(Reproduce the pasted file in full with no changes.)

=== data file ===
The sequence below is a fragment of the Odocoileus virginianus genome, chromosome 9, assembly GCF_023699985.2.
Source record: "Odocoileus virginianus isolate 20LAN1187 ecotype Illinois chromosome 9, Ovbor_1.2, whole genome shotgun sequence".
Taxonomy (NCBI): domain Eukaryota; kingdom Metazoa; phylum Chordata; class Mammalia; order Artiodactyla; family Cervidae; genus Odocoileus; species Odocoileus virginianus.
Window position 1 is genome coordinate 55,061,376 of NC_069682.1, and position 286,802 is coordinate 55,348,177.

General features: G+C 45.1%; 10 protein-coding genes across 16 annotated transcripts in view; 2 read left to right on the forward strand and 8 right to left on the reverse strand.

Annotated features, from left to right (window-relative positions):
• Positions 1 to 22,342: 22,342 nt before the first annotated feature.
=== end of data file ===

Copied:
The sequence below is a fragment of the Odocoileus virginianus genome, chromosome 9, assembly GCF_023699985.2.
Source record: "Odocoileus virginianus isolate 20LAN1187 ecotype Illinois chromosome 9, Ovbor_1.2, whole genome shotgun sequence".
Taxonomy (NCBI): domain Eukaryota; kingdom Metazoa; phylum Chordata; class Mammalia; order Artiodactyla; family Cervidae; genus Odocoileus; species Odocoileus virginianus.
Window position 1 is genome coordinate 55,061,376 of NC_069682.1, and position 286,802 is coordinate 55,348,177.

General features: G+C 45.1%; 10 protein-coding genes across 16 annotated transcripts in view; 2 read left to right on the forward strand and 8 right to left on the reverse strand.

Annotated features, from left to right (window-relative positions):
• Positions 1 to 22,342: 22,342 nt before the first annotated feature.